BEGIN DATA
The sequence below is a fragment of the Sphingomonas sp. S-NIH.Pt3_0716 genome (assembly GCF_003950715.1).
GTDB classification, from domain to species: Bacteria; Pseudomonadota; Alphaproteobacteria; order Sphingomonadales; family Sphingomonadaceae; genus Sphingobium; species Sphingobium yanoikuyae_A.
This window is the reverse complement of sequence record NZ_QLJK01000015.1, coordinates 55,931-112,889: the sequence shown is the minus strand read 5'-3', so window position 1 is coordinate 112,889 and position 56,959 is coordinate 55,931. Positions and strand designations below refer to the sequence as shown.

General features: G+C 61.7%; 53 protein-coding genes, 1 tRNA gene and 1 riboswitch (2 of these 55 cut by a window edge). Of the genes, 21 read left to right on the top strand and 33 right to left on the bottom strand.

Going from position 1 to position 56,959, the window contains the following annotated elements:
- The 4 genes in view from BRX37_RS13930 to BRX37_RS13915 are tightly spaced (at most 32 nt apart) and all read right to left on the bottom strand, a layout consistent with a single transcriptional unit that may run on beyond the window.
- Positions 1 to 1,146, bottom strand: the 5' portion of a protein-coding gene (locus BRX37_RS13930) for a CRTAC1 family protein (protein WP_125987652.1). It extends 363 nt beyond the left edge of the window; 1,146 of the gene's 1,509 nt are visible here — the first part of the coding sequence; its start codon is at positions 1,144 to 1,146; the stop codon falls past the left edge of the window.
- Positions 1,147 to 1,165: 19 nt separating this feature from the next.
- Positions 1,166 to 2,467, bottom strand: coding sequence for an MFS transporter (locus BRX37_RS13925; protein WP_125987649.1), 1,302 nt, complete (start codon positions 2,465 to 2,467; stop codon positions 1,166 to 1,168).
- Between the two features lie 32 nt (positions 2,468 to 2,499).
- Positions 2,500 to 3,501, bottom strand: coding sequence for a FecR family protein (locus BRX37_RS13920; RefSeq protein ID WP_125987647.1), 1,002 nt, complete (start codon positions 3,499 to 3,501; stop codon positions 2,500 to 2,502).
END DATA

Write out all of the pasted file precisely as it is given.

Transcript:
The sequence below is a fragment of the Sphingomonas sp. S-NIH.Pt3_0716 genome (assembly GCF_003950715.1).
GTDB classification, from domain to species: Bacteria; Pseudomonadota; Alphaproteobacteria; order Sphingomonadales; family Sphingomonadaceae; genus Sphingobium; species Sphingobium yanoikuyae_A.
This window is the reverse complement of sequence record NZ_QLJK01000015.1, coordinates 55,931-112,889: the sequence shown is the minus strand read 5'-3', so window position 1 is coordinate 112,889 and position 56,959 is coordinate 55,931. Positions and strand designations below refer to the sequence as shown.

General features: G+C 61.7%; 53 protein-coding genes, 1 tRNA gene and 1 riboswitch (2 of these 55 cut by a window edge). Of the genes, 21 read left to right on the top strand and 33 right to left on the bottom strand.

Going from position 1 to position 56,959, the window contains the following annotated elements:
- The 4 genes in view from BRX37_RS13930 to BRX37_RS13915 are tightly spaced (at most 32 nt apart) and all read right to left on the bottom strand, a layout consistent with a single transcriptional unit that may run on beyond the window.
- Positions 1 to 1,146, bottom strand: the 5' portion of a protein-coding gene (locus BRX37_RS13930) for a CRTAC1 family protein (protein WP_125987652.1). It extends 363 nt beyond the left edge of the window; 1,146 of the gene's 1,509 nt are visible here — the first part of the coding sequence; its start codon is at positions 1,144 to 1,146; the stop codon falls past the left edge of the window.
- Positions 1,147 to 1,165: 19 nt separating this feature from the next.
- Positions 1,166 to 2,467, bottom strand: coding sequence for an MFS transporter (locus BRX37_RS13925; protein WP_125987649.1), 1,302 nt, complete (start codon positions 2,465 to 2,467; stop codon positions 1,166 to 1,168).
- Between the two features lie 32 nt (positions 2,468 to 2,499).
- Positions 2,500 to 3,501, bottom strand: coding sequence for a FecR family protein (locus BRX37_RS13920; RefSeq protein ID WP_125987647.1), 1,002 nt, complete (start codon positions 3,499 to 3,501; stop codon positions 2,500 to 2,502).